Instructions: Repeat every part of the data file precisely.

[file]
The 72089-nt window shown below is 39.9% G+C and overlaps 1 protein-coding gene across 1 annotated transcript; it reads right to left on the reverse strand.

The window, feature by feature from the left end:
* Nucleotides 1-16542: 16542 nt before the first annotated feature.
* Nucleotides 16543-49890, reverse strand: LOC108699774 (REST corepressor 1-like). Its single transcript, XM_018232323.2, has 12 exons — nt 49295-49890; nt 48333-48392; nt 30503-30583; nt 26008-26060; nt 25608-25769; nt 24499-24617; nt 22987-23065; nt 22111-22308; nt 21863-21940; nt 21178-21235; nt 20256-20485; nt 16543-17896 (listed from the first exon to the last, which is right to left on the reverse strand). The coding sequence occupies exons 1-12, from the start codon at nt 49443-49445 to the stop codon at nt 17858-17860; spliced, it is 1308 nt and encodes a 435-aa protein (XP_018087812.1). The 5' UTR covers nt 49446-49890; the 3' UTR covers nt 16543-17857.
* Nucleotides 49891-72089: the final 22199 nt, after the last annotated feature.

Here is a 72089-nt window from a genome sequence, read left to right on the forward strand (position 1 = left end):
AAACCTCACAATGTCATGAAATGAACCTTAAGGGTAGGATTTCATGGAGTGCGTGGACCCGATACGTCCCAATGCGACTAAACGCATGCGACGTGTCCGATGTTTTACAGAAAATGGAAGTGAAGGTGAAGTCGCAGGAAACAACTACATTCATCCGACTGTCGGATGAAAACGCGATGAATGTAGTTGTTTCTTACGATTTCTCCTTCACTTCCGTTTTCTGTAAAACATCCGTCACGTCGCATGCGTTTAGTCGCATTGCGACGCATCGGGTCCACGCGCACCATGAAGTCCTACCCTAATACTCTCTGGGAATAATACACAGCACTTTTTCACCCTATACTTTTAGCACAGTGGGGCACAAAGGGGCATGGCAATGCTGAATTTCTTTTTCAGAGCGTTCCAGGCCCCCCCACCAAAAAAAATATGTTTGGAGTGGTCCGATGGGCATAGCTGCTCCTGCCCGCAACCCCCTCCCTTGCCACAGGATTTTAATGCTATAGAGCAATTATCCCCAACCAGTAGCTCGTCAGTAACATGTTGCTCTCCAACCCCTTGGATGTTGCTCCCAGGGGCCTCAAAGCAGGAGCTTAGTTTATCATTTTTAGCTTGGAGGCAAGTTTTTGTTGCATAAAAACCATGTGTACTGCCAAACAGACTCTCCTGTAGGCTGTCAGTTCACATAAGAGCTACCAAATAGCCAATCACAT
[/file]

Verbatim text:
The 72089-nt window shown below is 39.9% G+C and overlaps 1 protein-coding gene across 1 annotated transcript; it reads right to left on the reverse strand.

The window, feature by feature from the left end:
* Nucleotides 1-16542: 16542 nt before the first annotated feature.
* Nucleotides 16543-49890, reverse strand: LOC108699774 (REST corepressor 1-like). Its single transcript, XM_018232323.2, has 12 exons — nt 49295-49890; nt 48333-48392; nt 30503-30583; nt 26008-26060; nt 25608-25769; nt 24499-24617; nt 22987-23065; nt 22111-22308; nt 21863-21940; nt 21178-21235; nt 20256-20485; nt 16543-17896 (listed from the first exon to the last, which is right to left on the reverse strand). The coding sequence occupies exons 1-12, from the start codon at nt 49443-49445 to the stop codon at nt 17858-17860; spliced, it is 1308 nt and encodes a 435-aa protein (XP_018087812.1). The 5' UTR covers nt 49446-49890; the 3' UTR covers nt 16543-17857.
* Nucleotides 49891-72089: the final 22199 nt, after the last annotated feature.

Here is a 72089-nt window from a genome sequence, read left to right on the forward strand (position 1 = left end):
AAACCTCACAATGTCATGAAATGAACCTTAAGGGTAGGATTTCATGGAGTGCGTGGACCCGATACGTCCCAATGCGACTAAACGCATGCGACGTGTCCGATGTTTTACAGAAAATGGAAGTGAAGGTGAAGTCGCAGGAAACAACTACATTCATCCGACTGTCGGATGAAAACGCGATGAATGTAGTTGTTTCTTACGATTTCTCCTTCACTTCCGTTTTCTGTAAAACATCCGTCACGTCGCATGCGTTTAGTCGCATTGCGACGCATCGGGTCCACGCGCACCATGAAGTCCTACCCTAATACTCTCTGGGAATAATACACAGCACTTTTTCACCCTATACTTTTAGCACAGTGGGGCACAAAGGGGCATGGCAATGCTGAATTTCTTTTTCAGAGCGTTCCAGGCCCCCCCACCAAAAAAAATATGTTTGGAGTGGTCCGATGGGCATAGCTGCTCCTGCCCGCAACCCCCTCCCTTGCCACAGGATTTTAATGCTATAGAGCAATTATCCCCAACCAGTAGCTCGTCAGTAACATGTTGCTCTCCAACCCCTTGGATGTTGCTCCCAGGGGCCTCAAAGCAGGAGCTTAGTTTATCATTTTTAGCTTGGAGGCAAGTTTTTGTTGCATAAAAACCATGTGTACTGCCAAACAGACTCTCCTGTAGGCTGTCAGTTCACATAAGAGCTACCAAATAGCCAATCACAT